3. Enjoy being a solo artist.
Separation can make you aware of how much you’re looking for happiness in other people. Take some time without a serious relationship and you’ll find yourself becoming more able to enjoy your own company.
As your self-confidence grows, your reliance on having a partner to enjoy good times diminishes. I enjoyed being single for over a year afterward, and this helped me in my recovery. It was better to let life unfold.
4. Keep the memories secure.
I regret destroying photographs from the time. Things happened, and burning pictures doesn’t change that. Store the photos away but somewhere safe (perhaps easier in the digital age—mind you they’re also easier to delete). When the time is right, go ahead and look because these were important times in your life, and you’ll want to revisit them sometime.
5. Let nature work.
As time passes, the hurt subsides naturally. You don’t need to do anything. No effort. No timetable. Just let nature take its course, and be sure in the knowledge that you will recover. Cry when you need too. (Yes, even if you’re a man!)
6. Keep an honest perspective.
It sounds like a harsh reality check, but if a relationship is not right for you, it’s not right for the other person, or vice versa. This realization will help you to come to terms with the situation and help you think about how the other person feels. Putting my fiancé first helped me realize she no longer wanted us to continue, and I came to terms with that.
7. Accept judgment.
People might judge you as you come out of a relationship. Don’t let people taking sides trouble you, and don’t feel you have to correct what they think. There will always be people who judge, but judgments only hurt us if we judge ourselves in response.
Instead of dwelling on what other people think, focus on finding peace within yourself and you will become stronger and more positive as a result.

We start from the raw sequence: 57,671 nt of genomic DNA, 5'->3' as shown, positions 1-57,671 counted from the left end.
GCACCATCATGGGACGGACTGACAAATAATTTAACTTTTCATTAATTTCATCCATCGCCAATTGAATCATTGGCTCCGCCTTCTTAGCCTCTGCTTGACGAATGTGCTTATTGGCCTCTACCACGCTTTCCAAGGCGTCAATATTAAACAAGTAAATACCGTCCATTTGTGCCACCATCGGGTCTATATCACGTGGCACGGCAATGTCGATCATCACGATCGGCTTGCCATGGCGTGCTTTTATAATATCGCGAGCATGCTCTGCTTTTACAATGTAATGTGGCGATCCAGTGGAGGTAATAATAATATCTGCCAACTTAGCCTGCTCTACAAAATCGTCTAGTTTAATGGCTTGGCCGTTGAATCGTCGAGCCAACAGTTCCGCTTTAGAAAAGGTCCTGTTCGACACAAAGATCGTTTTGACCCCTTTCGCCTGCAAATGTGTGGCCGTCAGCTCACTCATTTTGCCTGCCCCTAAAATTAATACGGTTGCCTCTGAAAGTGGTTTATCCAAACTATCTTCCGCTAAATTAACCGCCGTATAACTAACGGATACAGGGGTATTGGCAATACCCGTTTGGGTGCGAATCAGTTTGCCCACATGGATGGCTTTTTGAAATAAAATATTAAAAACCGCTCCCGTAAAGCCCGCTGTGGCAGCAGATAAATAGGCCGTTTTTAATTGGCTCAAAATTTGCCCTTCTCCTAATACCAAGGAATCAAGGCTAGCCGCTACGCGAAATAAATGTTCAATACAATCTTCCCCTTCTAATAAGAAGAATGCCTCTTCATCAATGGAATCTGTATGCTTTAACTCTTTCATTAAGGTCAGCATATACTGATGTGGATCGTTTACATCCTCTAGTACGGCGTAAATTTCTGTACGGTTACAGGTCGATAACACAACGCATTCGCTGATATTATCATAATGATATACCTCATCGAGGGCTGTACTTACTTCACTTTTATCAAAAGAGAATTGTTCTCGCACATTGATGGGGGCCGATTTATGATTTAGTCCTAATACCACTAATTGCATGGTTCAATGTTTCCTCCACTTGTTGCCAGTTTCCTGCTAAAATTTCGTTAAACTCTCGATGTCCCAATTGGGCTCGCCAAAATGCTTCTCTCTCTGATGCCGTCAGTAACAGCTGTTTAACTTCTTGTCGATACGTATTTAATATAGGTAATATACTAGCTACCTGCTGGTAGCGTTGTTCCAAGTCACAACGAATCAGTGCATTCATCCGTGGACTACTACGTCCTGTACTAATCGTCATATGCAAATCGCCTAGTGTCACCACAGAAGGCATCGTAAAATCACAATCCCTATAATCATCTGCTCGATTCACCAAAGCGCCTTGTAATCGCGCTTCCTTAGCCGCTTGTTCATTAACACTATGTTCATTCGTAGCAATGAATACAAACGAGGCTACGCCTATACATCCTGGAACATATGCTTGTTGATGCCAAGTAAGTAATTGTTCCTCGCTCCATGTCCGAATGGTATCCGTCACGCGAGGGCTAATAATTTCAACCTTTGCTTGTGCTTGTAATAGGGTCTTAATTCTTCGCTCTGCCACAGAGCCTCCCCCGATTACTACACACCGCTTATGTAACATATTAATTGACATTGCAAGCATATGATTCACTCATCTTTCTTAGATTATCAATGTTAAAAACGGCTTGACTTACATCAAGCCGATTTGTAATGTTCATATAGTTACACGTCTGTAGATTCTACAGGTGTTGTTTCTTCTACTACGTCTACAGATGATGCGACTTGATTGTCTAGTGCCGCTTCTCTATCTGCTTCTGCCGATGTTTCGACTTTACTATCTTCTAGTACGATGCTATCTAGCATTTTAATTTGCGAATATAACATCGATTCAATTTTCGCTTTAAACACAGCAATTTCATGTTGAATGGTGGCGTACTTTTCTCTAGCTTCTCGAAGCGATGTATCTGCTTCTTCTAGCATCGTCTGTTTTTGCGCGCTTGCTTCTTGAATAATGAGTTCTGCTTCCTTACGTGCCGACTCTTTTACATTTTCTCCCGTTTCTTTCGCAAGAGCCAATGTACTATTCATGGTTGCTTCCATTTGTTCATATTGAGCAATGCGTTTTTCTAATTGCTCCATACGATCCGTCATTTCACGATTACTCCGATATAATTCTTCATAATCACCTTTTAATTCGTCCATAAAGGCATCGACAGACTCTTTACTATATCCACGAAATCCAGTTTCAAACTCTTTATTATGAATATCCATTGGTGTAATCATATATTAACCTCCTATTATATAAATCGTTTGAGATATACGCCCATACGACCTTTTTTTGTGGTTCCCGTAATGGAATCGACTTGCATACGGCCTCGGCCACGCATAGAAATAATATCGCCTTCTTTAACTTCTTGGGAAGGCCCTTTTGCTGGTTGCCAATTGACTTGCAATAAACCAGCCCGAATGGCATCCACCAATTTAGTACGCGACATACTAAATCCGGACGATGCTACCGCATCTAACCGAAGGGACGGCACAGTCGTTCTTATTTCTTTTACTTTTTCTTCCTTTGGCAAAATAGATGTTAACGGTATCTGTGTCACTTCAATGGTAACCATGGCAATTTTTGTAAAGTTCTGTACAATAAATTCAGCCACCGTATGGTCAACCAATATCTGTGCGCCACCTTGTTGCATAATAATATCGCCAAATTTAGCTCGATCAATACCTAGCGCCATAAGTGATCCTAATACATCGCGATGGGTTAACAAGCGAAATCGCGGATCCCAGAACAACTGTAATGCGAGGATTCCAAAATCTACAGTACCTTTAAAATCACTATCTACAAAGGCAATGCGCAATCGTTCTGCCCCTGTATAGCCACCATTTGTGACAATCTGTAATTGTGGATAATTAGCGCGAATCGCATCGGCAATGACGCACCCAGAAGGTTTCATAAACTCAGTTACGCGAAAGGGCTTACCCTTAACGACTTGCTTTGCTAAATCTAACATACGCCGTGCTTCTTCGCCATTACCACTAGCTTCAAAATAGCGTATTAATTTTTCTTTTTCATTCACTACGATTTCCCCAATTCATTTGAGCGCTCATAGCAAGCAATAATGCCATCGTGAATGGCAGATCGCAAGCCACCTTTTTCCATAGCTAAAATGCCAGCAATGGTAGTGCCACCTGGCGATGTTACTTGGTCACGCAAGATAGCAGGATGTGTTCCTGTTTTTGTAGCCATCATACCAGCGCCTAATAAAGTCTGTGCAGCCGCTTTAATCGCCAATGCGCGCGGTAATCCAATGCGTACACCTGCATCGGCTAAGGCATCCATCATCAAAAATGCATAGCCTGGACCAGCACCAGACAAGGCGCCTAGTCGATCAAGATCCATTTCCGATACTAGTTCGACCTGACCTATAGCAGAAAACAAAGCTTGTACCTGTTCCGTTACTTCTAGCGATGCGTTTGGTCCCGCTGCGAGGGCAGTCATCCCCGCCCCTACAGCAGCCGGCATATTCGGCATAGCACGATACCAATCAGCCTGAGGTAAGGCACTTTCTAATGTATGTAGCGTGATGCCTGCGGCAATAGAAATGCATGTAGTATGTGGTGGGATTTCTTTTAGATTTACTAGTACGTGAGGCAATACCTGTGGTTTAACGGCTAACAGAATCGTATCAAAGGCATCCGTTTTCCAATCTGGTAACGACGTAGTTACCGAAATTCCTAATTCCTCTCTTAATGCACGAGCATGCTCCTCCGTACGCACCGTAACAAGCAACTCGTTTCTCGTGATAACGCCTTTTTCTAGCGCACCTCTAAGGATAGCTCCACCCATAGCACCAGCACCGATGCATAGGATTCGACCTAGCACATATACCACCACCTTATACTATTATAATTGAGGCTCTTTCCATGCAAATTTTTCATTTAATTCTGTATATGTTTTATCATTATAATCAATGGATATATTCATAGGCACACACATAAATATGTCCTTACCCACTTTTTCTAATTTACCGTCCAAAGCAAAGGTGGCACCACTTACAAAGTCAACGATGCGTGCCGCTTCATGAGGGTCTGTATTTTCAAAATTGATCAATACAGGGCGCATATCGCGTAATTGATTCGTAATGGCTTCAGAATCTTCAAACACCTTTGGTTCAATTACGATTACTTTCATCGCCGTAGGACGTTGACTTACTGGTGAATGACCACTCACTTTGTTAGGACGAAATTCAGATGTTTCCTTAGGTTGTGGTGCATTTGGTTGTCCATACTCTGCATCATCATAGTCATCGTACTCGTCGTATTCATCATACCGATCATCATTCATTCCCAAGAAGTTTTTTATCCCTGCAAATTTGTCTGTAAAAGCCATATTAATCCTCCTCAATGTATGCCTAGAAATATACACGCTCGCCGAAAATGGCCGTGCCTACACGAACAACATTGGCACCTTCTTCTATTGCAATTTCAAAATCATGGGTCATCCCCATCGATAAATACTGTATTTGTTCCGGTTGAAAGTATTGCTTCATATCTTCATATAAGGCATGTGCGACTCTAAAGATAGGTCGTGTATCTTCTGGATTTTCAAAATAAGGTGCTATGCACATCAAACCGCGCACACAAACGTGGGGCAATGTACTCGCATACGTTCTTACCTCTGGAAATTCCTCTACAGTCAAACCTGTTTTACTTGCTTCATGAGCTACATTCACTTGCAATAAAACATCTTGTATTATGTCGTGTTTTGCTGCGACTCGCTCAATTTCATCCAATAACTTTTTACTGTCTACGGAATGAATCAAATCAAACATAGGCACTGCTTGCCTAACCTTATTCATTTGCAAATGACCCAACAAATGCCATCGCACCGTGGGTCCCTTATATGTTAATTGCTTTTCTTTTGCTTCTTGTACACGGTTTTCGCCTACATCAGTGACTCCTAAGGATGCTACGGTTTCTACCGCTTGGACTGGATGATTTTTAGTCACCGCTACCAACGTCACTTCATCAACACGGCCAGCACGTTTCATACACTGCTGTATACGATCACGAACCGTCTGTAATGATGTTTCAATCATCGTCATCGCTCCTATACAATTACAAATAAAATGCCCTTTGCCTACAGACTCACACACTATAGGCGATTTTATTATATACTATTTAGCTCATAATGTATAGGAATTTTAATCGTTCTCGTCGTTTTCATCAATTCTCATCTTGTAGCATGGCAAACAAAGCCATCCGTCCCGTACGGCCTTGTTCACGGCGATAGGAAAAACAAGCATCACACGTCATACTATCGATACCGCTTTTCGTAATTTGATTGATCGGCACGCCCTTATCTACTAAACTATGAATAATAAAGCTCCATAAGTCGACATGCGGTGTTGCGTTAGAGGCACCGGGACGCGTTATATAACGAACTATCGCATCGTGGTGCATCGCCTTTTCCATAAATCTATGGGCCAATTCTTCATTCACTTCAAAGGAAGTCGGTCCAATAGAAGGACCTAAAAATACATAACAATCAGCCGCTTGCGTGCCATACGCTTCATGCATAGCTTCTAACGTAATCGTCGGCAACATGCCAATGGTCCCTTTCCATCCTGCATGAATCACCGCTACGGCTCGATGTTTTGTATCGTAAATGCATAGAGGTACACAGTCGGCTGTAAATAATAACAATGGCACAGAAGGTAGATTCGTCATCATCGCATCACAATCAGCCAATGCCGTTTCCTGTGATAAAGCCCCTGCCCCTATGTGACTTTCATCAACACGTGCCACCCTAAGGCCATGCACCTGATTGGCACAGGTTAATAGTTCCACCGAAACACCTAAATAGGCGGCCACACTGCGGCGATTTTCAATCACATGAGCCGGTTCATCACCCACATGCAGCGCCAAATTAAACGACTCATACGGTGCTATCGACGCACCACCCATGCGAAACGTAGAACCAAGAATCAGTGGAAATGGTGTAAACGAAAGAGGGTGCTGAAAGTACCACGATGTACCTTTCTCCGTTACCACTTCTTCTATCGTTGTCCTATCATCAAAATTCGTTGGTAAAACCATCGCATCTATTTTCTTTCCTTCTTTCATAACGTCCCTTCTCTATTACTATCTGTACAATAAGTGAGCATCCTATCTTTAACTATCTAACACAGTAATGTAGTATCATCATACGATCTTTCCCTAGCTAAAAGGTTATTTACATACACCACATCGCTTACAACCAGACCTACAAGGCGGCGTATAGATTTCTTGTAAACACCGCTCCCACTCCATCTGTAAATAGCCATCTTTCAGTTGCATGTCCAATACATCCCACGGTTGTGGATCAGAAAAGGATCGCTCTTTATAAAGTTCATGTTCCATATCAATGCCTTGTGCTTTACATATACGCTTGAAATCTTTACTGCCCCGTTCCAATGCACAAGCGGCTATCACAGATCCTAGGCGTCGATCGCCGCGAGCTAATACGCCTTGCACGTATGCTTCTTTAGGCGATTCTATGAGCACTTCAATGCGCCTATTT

8. Forgive and forget.
Never hold grudges or judge your ex-partner harshly if they were at fault. Nobody makes perfect decisions. It will be easier to forgive if you try to empathize with their situation.
My ex-fiancé came from a broken home, missing her father during her teen years. Perhaps she looked to others for love which led her to relationships that ultimately weren’t right for her. Most importantly though, when it comes to forgiving, start with yourself. Beating myself up only slowed down my recovery. It was only when I began showing compassion for myself that I could fully heal.
9. Look Into the future.
Think of all the possibilities that still await—new steps in your career, and new friends and experiences in life to enjoy. You often hear advice about focusing on the present moment. This is good advice, but during a relationship break-up, know that the present moment will pass. We both moved on and made a fresh start.
The above was a rollercoaster ride with emotions on a high and then an all-time low. You can continually cross-examine yourself and feel emotionally drained. Could I have handled things better? Was there another way?
Four years after my story, I met a truly wonderful person. My wife and soul mate. It put everything into perspective, and after eighteen happy years, we’re still madly in love.
As for my ex-fiancé, all I know is she is married with children and I hope very happy. You see, the end of one relationship might just mean moving closer to the beginning of a new one, and the right one. You never know when love strikes, so if you have lost recently, don’t give up, believe in yourself, and take each day one at a time.
Your soul mate is out there looking for you right now.
Broken heart image via Shutterstock